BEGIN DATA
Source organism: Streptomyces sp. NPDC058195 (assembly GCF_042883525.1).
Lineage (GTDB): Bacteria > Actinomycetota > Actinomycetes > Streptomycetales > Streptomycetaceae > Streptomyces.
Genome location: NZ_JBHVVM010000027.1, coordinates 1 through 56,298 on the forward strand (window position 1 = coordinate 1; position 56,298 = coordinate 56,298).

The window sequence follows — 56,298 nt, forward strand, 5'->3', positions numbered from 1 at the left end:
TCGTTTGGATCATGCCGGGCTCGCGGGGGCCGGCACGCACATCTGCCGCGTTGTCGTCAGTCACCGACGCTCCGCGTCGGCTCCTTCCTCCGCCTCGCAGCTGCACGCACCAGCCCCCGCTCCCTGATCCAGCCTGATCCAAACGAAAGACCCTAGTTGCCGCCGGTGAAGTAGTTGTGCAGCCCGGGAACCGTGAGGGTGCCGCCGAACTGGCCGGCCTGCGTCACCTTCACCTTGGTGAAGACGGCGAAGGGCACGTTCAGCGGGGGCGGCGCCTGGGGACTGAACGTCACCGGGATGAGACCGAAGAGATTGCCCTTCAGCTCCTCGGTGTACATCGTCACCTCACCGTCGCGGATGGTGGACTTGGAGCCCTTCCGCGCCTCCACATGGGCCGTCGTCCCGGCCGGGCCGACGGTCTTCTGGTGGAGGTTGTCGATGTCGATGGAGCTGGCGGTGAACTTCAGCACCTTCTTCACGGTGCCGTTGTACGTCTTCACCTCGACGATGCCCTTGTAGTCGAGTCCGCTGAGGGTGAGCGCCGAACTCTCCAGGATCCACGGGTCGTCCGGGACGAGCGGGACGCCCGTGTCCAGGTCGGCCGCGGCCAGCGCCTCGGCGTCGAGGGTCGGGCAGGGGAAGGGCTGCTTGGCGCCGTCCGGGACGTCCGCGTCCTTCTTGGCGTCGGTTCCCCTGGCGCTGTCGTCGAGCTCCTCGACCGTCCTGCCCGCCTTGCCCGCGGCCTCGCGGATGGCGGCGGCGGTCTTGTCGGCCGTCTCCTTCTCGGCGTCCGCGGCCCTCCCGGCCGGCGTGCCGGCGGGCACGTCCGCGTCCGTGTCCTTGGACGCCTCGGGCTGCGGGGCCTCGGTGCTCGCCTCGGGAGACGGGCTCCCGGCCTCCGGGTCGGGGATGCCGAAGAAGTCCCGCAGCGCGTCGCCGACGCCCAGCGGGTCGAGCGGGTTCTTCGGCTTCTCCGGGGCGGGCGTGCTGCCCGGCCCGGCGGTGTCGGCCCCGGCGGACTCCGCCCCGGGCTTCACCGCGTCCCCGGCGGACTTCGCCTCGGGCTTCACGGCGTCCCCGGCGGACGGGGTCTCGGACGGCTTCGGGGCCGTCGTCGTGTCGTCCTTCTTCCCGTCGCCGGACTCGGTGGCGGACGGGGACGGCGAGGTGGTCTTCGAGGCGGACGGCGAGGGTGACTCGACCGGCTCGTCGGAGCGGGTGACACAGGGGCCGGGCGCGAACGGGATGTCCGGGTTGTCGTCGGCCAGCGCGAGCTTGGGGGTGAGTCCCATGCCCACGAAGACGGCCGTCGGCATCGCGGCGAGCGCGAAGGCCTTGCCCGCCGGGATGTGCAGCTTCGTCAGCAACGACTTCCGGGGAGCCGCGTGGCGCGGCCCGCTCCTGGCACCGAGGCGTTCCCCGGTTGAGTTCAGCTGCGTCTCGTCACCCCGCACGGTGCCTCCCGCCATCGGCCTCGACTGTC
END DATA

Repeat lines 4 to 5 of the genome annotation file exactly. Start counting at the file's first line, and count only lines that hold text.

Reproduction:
The window sequence follows — 56,298 nt, forward strand, 5'->3', positions numbered from 1 at the left end:
TCGTTTGGATCATGCCGGGCTCGCGGGGGCCGGCACGCACATCTGCCGCGTTGTCGTCAGTCACCGACGCTCCGCGTCGGCTCCTTCCTCCGCCTCGCAGCTGCACGCACCAGCCCCCGCTCCCTGATCCAGCCTGATCCAAACGAAAGACCCTAGTTGCCGCCGGTGAAGTAGTTGTGCAGCCCGGGAACCGTGAGGGTGCCGCCGAACTGGCCGGCCTGCGTCACCTTCACCTTGGTGAAGACGGCGAAGGGCACGTTCAGCGGGGGCGGCGCCTGGGGACTGAACGTCACCGGGATGAGACCGAAGAGATTGCCCTTCAGCTCCTCGGTGTACATCGTCACCTCACCGTCGCGGATGGTGGACTTGGAGCCCTTCCGCGCCTCCACATGGGCCGTCGTCCCGGCCGGGCCGACGGTCTTCTGGTGGAGGTTGTCGATGTCGATGGAGCTGGCGGTGAACTTCAGCACCTTCTTCACGGTGCCGTTGTACGTCTTCACCTCGACGATGCCCTTGTAGTCGAGTCCGCTGAGGGTGAGCGCCGAACTCTCCAGGATCCACGGGTCGTCCGGGACGAGCGGGACGCCCGTGTCCAGGTCGGCCGCGGCCAGCGCCTCGGCGTCGAGGGTCGGGCAGGGGAAGGGCTGCTTGGCGCCGTCCGGGACGTCCGCGTCCTTCTTGGCGTCGGTTCCCCTGGCGCTGTCGTCGAGCTCCTCGACCGTCCTGCCCGCCTTGCCCGCGGCCTCGCGGATGGCGGCGGCGGTCTTGTCGGCCGTCTCCTTCTCGGCGTCCGCGGCCCTCCCGGCCGGCGTGCCGGCGGGCACGTCCGCGTCCGTGTCCTTGGACGCCTCGGGCTGCGGGGCCTCGGTGCTCGCCTCGGGAGACGGGCTCCCGGCCTCCGGGTCGGGGATGCCGAAGAAGTCCCGCAGCGCGTCGCCGACGCCCAGCGGGTCGAGCGGGTTCTTCGGCTTCTCCGGGGCGGGCGTGCTGCCCGGCCCGGCGGTGTCGGCCCCGGCGGACTCCGCCCCGGGCTTCACCGCGTCCCCGGCGGACTTCGCCTCGGGCTTCACGGCGTCCCCGGCGGACGGGGTCTCGGACGGCTTCGGGGCCGTCGTCGTGTCGTCCTTCTTCCCGTCGCCGGACTCGGTGGCGGACGGGGACGGCGAGGTGGTCTTCGAGGCGGACGGCGAGGGTGACTCGACCGGCTCGTCGGAGCGGGTGACACAGGGGCCGGGCGCGAACGGGATGTCCGGGTTGTCGTCGGCCAGCGCGAGCTTGGGGGTGAGTCCCATGCCCACGAAGACGGCCGTCGGCATCGCGGCGAGCGCGAAGGCCTTGCCCGCCGGGATGTGCAGCTTCGTCAGCAACGACTTCCGGGGAGCCGCGTGGCGCGGCCCGCTCCTGGCACCGAGGCGTTCCCCGGTTGAGTTCAGCTGCGTCTCGTCACCCCGCACGGTGCCTCCCGCCATCGGCCTCGACTGTC